Notating exercises for improvisers
The first problem
We always start with your note. Each time you pick up your instrument is an opportunity to seize a note out of thin air, by singing it or imagining it, and then finding it on your horn.
And going down a step like so:
You soon get used to 12 meaning an octave and 8 meaning a minor sixth. The great thing is that these numbers add up like normal numbers, unlike standard interval names (two thirds make a fifth ??!!??). Moves notation need not be restricted to counting halfsteps. Slightly adapted, it can be used to count scale degrees too, if you play an instrument such as Scottish bagpipes. Hybrid chromatic and scale notations can also be devised, though a moment arrives when you will want a computer to read them.
The basic unit of musical time is a quarter note or a count of one. A movesign represents one quarter note and can be extended by an additional sign > for each count.
To subdivide into eighth notes we can use underline, and double underline for sixteenth notes etc. To extend by an eighth note we use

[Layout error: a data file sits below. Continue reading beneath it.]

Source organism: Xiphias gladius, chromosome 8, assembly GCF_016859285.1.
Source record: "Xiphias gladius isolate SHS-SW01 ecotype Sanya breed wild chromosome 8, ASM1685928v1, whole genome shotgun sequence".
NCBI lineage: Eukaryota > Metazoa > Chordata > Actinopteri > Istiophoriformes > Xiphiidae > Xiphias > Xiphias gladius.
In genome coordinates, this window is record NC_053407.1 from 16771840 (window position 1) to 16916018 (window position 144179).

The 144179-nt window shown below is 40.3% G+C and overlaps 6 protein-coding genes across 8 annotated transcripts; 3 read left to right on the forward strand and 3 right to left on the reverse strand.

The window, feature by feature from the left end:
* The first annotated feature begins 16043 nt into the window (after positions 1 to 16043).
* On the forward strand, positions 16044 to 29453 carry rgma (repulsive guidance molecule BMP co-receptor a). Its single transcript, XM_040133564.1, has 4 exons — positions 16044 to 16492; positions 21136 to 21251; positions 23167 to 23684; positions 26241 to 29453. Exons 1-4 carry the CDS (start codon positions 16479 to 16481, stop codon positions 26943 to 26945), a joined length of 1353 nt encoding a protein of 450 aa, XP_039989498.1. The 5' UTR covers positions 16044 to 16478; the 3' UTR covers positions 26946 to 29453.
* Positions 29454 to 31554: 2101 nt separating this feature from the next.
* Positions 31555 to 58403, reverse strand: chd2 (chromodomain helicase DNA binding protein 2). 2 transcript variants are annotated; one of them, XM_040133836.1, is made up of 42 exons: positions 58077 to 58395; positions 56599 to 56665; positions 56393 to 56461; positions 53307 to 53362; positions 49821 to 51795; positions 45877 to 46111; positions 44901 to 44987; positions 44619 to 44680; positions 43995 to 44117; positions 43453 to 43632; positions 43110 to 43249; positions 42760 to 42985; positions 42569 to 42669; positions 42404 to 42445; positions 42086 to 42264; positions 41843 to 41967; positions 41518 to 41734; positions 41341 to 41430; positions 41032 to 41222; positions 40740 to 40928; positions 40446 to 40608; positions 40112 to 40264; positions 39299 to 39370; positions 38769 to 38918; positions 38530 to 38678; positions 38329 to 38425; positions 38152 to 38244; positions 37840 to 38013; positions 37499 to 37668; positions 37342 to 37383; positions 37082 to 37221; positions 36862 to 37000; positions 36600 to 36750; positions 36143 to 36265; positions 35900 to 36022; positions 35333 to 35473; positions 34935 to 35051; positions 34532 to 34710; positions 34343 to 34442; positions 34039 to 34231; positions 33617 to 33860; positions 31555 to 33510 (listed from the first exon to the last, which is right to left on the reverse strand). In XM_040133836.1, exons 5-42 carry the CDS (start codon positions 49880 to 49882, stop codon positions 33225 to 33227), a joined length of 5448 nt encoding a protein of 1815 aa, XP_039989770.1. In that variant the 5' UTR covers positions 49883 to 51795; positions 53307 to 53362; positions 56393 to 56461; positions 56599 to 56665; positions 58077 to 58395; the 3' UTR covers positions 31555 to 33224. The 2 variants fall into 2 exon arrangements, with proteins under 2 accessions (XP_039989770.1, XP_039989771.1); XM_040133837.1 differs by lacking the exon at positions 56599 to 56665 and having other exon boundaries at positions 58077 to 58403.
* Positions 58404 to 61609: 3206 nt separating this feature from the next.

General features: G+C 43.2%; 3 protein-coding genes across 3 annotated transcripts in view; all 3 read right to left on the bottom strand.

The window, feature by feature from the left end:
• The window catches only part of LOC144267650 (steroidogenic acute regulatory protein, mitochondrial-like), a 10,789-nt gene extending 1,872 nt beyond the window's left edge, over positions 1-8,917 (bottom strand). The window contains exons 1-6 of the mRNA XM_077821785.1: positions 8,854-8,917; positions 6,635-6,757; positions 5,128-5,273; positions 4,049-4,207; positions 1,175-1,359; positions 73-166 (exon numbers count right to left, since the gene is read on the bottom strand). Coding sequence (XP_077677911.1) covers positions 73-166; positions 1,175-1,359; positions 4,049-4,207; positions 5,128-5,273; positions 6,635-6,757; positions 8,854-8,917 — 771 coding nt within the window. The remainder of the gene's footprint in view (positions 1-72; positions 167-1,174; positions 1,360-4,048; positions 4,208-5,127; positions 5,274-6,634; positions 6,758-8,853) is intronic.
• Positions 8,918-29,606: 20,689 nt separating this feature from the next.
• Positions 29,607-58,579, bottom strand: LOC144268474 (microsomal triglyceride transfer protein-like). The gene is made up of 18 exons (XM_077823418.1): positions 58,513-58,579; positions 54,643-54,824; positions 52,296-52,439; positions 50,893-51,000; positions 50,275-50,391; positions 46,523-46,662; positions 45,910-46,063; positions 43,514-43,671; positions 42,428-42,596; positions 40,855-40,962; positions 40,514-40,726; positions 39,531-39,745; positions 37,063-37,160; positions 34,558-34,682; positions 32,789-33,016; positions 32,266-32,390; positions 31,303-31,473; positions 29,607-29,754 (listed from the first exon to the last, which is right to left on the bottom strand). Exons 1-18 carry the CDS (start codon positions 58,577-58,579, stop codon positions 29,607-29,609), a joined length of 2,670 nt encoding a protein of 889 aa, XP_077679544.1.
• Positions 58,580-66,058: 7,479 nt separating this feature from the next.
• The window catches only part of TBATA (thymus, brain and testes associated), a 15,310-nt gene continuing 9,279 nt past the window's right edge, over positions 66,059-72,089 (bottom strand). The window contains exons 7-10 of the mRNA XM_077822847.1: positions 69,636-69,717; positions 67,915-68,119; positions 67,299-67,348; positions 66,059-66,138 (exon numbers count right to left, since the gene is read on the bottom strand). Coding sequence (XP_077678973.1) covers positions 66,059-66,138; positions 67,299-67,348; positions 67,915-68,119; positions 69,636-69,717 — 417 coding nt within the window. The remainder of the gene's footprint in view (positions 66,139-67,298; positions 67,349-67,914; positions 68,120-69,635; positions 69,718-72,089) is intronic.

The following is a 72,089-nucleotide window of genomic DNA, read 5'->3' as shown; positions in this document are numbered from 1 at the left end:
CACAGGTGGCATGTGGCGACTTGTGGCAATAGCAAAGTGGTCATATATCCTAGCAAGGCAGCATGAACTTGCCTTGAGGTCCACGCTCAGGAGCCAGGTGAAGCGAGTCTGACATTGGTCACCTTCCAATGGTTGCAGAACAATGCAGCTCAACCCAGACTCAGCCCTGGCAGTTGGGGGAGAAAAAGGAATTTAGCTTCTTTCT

The idea is to make exercises which take you through all the houses, especially on key-biased instruments. The knowledge you gain on wholetone panpipes, for example, can thus be transferred to saxophone or trumpet.
First you get your idea, maybe from a fragment of popular song:
In this example you have ended on a note a wholestep lower than the one you started on. (You can verify this by adding up the numbers in the phrase, total
Now hanging on to the last note and use it as the launchpad to repeat the same moves. The wiggly brackets tell us to repeat the move sequence
We're not quite there yet, because the
Note that you are no longer starting on
This game of looping is one of the most important tools in breaking free of the old key- and scale-bound improvisational styles. Looping the melody means using the last note of the melody as the starting point for repeating the same melody in a new pitch. Adding up the moves (respecting the plus or minus signs) between the wiggly brackets tells us by how many semitones the loop transposes at each pass, up or down. The above exercise has a loopsum of -2, telling us it descends a whole tone at each pass. The fact that this is an even number tells us that it will only visit half the houses. If we want to visit them all we will need to choose two starting points a halfstep apart to ensure coverage.
new terms for new ideas
trouble is it won't work as an exercise because it goes down by a fifth each time round, and we risk falling off the bottom of the instrument. So we make a mirror move by substituting a
Shortcut to Improvising Fluency